[et_pb_section bb_built=”1″][et_pb_row][et_pb_column type=”4_4″][et_pb_text]
10 tips to help you on your way
1) Manage your expectations, because housing associations are not charities. If you default on rent or a mortgage, your home may be repossessed. The association will not bail you out if your home falls into negative equity or if you struggle to find a buyer down the line.
2) You may be banned from subletting. This could mean no lodgers or live-in partners, and no earning a quick buck on Airbnb. Check before you buy.
3) You may need to pay stamp duty. Most buyers opt to pay just on the portion of the home they will own and, if this is less than £125,000, you will be exempt. If it is above, you will be hit with a bill, and if you buy an increased share of the property, you might have to pay extra stamp duty too- and you will need a solicitor to do your conveyancing.
4) Rents usually increase annually, based on the Retail Price Index, plus one per cent. Over a year, this will add about £100 to £150 to the running costs of a £250,000 property (full price).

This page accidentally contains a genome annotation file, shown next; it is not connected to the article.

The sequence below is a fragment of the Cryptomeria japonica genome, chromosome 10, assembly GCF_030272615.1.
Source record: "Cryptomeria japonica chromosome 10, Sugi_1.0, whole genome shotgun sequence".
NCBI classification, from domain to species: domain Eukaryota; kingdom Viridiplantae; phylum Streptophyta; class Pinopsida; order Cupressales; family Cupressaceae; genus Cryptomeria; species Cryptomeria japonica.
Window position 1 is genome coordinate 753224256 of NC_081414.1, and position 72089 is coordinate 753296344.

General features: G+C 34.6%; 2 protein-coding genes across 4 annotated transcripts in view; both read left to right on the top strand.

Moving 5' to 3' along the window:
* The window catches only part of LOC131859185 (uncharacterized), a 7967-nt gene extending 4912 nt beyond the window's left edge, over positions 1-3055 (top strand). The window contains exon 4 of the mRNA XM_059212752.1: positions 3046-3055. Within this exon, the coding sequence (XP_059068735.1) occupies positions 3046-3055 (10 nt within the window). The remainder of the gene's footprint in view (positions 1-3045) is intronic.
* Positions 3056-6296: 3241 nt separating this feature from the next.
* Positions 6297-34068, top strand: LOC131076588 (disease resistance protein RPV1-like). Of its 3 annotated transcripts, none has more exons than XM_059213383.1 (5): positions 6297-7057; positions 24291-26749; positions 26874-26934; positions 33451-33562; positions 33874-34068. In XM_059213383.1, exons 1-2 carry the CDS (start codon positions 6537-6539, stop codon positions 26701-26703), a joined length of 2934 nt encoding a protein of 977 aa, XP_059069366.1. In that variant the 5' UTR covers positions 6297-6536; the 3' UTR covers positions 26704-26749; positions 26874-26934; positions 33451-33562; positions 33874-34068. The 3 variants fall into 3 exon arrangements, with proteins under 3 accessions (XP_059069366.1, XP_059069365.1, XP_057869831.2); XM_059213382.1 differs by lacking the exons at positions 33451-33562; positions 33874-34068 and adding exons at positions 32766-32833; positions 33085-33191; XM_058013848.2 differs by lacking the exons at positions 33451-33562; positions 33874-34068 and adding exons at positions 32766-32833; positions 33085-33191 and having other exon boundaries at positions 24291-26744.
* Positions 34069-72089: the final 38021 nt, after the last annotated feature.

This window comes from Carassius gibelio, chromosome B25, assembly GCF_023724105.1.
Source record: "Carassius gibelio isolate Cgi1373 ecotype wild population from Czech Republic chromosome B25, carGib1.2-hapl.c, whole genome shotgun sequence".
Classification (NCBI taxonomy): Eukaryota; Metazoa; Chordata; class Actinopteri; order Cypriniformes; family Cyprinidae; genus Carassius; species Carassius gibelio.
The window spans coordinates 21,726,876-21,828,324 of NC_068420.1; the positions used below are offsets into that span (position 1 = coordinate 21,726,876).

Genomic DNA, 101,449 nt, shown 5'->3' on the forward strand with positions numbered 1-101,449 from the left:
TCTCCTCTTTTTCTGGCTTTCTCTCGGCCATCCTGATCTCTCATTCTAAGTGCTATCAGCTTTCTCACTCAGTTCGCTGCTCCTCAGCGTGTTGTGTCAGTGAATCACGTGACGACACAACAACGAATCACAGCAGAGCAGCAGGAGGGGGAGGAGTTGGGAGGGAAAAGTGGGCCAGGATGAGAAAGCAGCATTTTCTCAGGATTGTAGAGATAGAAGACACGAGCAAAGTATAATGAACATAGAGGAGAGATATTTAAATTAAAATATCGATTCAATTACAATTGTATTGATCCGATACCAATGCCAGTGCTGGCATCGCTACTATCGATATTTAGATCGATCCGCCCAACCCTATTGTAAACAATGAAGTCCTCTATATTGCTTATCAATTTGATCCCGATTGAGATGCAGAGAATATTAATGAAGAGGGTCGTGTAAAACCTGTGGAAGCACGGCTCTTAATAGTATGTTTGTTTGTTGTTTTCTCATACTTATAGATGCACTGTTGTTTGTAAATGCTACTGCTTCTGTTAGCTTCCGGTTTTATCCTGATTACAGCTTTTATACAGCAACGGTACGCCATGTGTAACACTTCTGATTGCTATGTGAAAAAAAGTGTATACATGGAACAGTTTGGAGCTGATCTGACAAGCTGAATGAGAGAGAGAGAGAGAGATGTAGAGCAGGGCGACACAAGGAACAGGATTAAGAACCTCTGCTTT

5) Don’t get seduced by the idea of fabulous extras, such as swimming pools. Shared owners are usually, and rather unfairly, excluded from using them. They also often have to use a different front door to people who have bought on the open market. “Poor doors” segregate lower-income residents, and are widely considered a scandal.
6) Shared owners often also get shunted to the worst part of a development – overlooking railway lines, a busy road, or on lower floors with no views. Ask to see a model, and certainly detailed plans, of the entire development.
7) As with any new home, you must find out how long the development around you is going to take to complete. Shared-ownership sections often get built early, which could mean years of building noise. And what if you want – or need – to sell up within a year or two.
8) Take a cool-headed look at potential price growth. If new transport links are planned, it will be a good bet. If it is in a run-down location with no sniff of regeneration, then you will be the first to be hit when any downturn happens.
9) When you want to sell, you might not be able to take full advantage of the market. The housing association will first offer the property to buyers on its waiting list for a set price (based on an independent estimate) and will not get into any bidding wars. On the plus side, there’s no gazumping or gazundering. If it does not sell, you will be able to pitch it on the open market.
10) You aren’t likely to become a property millionaire. If you buy a 50 per cent share of £500,000 flat and its price rises by 20 per cent, when you sell, you will make £50,000. However, you have to pay a fee to the housing association if it markets the property. If you sell through an estate agent, you will pay a fee of up to 3.5 per cent of the entire selling price. This could knock as much as £21,000 off your profit, so shop around for agents with lower rates.